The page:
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Book Summary: How We Got to Now

Author: Steven Johnson

Substory: River Cure

Roughly one million years ago, the seas retreated from the basin that surrounds modern-day Paris, leaving a ring of limestone deposits that had once been active coral reefs. Over time, the River Cure in Burgundy slowly carved its way through some of those limestone blocks, creating a network of caves and tunnels that would eventually be festooned with stalactites and stalagmites formed by rainwater and carbon dioxide. Archeological findings suggest that Neanderthals and early modern humans used the caves for shelter and ceremony for tens of thousands of years. In the early 1990s, an immense collection of ancient paintings was discovered on the walls of the cave complex in Arcy-sur-Cure: over a hundred images of bison, woolly mammoths, birds, fish—even, most hauntingly, the imprint of a child’s hand. Radiometric dating determined that the images were thirty thousand years old. Only the paintings at Chauvet, in southern France, are believed to be older.

For understandable reasons, cave paintings are conventionally cited as evidence of the primordial drive to represent the world in images. Eons before the invention of cinema, our ancestors would gather together in the firelit caverns and stare at flickering images on the wall. But in recent years, a new theory has emerged about the primitive use of the Burgundy caves, one focused not on the images of these underground passages, but rather on the sounds.

A few years after the paintings in Arcy-sur-Cure were discovered, a music ethnographer from the University of Paris named Iegor Reznikoff began studying the caves the way a bat would: by listening to the echoes and reverberations created in different parts of the cave complex. It had long been apparent that the Neanderthal images were clustered in specific parts of the cave, with some of the most ornate and dense images appearing more than a kilometer deep. Reznikoff determined that the paintings were consistently placed at the most acoustically interesting parts of the cave, the places where the reverberation was the most profound. If you make a loud sound standing beneath the images of Paleolithic animals at the far end of the Arcy-sur-Cure caves, you hear seven distinct echoes of your voice. The reverberation takes almost five seconds to die down after your vocal chords stop vibrating. Acoustically, the effect is not unlike the famous “wall of sound” technique that Phil Spector used on the 1960s records he produced for artists such as the Ronettes and Ike and Tina Turner. In Spector’s system, recorded sound was routed through a basement room filled with speakers and microphones that created a massive artificial echo. In Arcy-sur-Cure, the effect comes courtesy of the natural environment of the cave itself.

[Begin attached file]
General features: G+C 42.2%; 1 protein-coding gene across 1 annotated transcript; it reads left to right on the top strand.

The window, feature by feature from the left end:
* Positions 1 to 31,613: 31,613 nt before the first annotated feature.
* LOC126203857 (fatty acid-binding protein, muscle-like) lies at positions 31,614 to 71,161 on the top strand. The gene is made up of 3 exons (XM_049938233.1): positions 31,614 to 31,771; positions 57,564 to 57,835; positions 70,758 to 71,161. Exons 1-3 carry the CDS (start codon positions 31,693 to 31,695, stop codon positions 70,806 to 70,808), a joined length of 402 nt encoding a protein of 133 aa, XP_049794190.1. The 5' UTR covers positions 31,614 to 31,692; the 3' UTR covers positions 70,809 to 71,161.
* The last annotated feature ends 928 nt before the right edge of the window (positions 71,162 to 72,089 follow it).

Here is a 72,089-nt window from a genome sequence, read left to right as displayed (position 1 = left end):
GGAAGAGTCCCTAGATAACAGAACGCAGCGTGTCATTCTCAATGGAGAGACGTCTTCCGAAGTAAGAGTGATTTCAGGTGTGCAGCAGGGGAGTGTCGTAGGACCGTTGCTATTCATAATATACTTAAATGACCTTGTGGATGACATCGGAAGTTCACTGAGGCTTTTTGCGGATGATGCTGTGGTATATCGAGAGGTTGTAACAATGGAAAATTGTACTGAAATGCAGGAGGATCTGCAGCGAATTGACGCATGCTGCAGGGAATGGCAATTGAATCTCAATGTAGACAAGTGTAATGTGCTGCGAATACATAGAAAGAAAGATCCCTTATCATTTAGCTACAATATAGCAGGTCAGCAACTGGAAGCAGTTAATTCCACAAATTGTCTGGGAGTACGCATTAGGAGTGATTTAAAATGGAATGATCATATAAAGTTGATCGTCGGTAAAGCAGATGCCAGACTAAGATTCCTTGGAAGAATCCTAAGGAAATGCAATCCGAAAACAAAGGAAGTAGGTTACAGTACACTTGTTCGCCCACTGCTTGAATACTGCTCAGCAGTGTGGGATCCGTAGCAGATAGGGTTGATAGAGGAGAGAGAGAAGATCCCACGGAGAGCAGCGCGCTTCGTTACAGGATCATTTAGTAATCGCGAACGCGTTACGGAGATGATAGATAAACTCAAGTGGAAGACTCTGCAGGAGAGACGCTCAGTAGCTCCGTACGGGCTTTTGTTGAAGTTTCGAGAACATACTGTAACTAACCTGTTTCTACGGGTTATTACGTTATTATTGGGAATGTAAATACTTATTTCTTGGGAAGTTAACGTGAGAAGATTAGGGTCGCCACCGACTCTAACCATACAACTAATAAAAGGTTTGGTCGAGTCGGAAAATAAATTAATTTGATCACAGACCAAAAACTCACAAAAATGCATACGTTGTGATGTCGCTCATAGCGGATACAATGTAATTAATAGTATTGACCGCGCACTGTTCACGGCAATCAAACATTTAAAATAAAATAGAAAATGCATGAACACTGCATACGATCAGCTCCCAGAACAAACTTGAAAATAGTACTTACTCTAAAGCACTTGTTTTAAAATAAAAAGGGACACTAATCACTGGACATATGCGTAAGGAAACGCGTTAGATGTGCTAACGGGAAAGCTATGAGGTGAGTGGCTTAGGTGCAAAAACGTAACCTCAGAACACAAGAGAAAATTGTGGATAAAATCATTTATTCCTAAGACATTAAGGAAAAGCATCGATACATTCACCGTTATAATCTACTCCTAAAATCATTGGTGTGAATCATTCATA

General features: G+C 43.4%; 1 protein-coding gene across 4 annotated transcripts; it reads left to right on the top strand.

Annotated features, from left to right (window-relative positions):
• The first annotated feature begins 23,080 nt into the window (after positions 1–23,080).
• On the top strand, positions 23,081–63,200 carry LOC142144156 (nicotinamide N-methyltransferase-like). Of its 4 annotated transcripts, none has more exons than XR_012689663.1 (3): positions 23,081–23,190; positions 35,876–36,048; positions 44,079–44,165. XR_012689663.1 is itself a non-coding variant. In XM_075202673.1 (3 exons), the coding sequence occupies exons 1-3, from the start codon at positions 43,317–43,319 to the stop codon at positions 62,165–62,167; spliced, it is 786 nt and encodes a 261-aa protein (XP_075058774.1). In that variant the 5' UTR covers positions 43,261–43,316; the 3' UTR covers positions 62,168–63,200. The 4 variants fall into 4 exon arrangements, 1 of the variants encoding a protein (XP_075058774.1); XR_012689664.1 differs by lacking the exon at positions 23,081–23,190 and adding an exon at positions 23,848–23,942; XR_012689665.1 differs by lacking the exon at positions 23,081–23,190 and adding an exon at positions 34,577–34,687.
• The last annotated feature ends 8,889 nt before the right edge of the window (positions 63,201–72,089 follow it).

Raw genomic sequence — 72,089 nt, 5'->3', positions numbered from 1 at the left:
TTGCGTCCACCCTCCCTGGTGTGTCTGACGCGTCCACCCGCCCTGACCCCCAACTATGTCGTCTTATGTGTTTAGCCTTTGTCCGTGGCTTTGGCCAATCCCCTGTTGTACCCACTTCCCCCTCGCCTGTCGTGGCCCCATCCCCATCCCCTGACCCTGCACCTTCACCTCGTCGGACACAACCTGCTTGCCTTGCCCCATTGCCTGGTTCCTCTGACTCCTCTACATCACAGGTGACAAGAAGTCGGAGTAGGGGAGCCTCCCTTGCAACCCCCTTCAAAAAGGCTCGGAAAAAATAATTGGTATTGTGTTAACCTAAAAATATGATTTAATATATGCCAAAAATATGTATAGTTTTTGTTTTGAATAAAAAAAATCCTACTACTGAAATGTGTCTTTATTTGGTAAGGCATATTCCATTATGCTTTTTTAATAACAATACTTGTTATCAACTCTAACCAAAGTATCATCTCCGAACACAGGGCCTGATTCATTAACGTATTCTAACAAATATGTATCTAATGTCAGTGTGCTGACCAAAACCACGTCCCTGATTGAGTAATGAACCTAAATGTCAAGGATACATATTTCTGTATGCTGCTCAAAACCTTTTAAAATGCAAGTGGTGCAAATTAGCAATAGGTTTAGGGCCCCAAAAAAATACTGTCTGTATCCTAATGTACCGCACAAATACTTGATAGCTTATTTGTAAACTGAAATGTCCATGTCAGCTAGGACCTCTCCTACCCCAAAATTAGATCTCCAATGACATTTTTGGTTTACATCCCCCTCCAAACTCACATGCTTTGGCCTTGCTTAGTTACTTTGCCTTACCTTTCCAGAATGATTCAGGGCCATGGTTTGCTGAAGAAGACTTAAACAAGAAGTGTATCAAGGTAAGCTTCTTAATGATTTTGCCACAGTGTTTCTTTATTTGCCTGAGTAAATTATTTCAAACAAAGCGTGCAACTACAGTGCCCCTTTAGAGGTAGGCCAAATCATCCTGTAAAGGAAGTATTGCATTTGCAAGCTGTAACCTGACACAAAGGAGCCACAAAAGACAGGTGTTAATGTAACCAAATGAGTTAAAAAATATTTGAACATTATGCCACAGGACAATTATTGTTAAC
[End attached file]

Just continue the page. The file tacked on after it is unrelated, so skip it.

Reznikoff’s theory is that Neanderthal communities gathered beside the images they had painted, and they chanted or sang in some kind of shamanic ritual, using the reverberations of the cave to magically widen the sound of their voices. (Reznikoff also discovered small red dots painted at other sonically rich parts of the cave.) Our ancestors couldn’t record the sounds they experienced the way they recorded their visual experience of the world in paintings. But if Reznikoff is correct, those early humans were experimenting with a primitive form of sound engineering—amplifying and enhancing that most intoxicating of sounds: the human voice.